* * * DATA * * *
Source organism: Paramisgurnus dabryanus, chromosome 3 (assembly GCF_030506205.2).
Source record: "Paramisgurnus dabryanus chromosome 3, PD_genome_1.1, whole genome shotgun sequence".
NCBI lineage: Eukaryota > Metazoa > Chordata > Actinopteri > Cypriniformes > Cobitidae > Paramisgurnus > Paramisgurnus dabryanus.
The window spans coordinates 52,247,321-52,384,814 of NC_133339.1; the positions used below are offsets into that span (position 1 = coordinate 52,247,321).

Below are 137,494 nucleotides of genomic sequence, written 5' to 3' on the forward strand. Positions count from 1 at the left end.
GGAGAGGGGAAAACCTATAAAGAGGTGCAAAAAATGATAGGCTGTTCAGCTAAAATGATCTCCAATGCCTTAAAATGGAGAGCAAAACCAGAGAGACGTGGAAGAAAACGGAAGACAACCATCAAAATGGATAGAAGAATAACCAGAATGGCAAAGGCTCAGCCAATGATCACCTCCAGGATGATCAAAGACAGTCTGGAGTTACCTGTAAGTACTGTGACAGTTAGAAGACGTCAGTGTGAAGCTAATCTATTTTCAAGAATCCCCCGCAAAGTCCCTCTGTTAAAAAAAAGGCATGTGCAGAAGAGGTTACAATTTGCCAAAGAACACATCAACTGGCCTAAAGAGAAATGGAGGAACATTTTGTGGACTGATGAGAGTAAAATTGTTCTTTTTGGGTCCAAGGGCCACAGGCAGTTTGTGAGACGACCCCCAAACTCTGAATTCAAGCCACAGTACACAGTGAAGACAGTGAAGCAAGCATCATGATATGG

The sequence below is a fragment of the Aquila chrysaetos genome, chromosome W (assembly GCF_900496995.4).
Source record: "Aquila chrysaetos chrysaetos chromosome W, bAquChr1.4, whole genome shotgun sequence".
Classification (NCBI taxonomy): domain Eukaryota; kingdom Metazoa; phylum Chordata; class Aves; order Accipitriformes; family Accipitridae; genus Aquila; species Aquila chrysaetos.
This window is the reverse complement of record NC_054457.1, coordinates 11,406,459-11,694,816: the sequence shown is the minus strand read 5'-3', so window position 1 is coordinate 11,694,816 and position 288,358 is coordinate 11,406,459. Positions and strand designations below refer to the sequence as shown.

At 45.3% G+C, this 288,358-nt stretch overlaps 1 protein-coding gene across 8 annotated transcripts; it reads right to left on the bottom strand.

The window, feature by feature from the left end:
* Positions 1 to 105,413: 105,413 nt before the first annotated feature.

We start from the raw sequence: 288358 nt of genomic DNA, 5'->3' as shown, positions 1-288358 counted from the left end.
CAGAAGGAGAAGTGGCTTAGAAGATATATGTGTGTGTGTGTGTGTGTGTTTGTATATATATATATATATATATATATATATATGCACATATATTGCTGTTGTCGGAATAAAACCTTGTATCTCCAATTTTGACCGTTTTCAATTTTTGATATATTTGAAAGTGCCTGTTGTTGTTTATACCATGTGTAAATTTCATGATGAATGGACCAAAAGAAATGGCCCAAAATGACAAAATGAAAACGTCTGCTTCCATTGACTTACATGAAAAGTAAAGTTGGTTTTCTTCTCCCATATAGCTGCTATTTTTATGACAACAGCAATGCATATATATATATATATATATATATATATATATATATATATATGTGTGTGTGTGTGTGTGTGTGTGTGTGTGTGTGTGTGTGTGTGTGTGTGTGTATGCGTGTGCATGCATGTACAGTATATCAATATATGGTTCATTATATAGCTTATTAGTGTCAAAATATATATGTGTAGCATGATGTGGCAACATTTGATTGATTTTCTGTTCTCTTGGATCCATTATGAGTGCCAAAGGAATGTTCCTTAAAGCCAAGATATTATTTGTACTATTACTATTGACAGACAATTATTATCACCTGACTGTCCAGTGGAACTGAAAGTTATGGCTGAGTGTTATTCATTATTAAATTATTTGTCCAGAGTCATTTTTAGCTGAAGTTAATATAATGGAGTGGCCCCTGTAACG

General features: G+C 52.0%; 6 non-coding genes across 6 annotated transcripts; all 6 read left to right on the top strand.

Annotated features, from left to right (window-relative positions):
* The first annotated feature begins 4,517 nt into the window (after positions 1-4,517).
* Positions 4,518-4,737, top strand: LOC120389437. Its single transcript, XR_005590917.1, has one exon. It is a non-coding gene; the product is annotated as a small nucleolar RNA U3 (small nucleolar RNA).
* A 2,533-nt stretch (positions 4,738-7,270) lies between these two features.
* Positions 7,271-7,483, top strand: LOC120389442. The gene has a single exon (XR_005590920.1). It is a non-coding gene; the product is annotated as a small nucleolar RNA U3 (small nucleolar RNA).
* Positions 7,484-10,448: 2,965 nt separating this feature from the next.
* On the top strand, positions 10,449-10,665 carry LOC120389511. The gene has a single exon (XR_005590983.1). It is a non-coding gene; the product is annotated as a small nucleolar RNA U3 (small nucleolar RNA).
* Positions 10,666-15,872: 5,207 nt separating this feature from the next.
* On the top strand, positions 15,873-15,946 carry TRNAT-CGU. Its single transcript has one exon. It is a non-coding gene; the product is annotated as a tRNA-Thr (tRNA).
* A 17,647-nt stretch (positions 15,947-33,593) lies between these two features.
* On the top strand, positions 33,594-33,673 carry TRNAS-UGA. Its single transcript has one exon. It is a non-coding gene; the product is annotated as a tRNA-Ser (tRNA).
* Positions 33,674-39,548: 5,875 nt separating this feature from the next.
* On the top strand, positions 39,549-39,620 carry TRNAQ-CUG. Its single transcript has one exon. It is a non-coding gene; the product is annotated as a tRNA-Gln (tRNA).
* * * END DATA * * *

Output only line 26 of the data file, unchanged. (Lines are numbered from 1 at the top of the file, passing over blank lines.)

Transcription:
* A 17,647-nt stretch (positions 15,947-33,593) lies between these two features.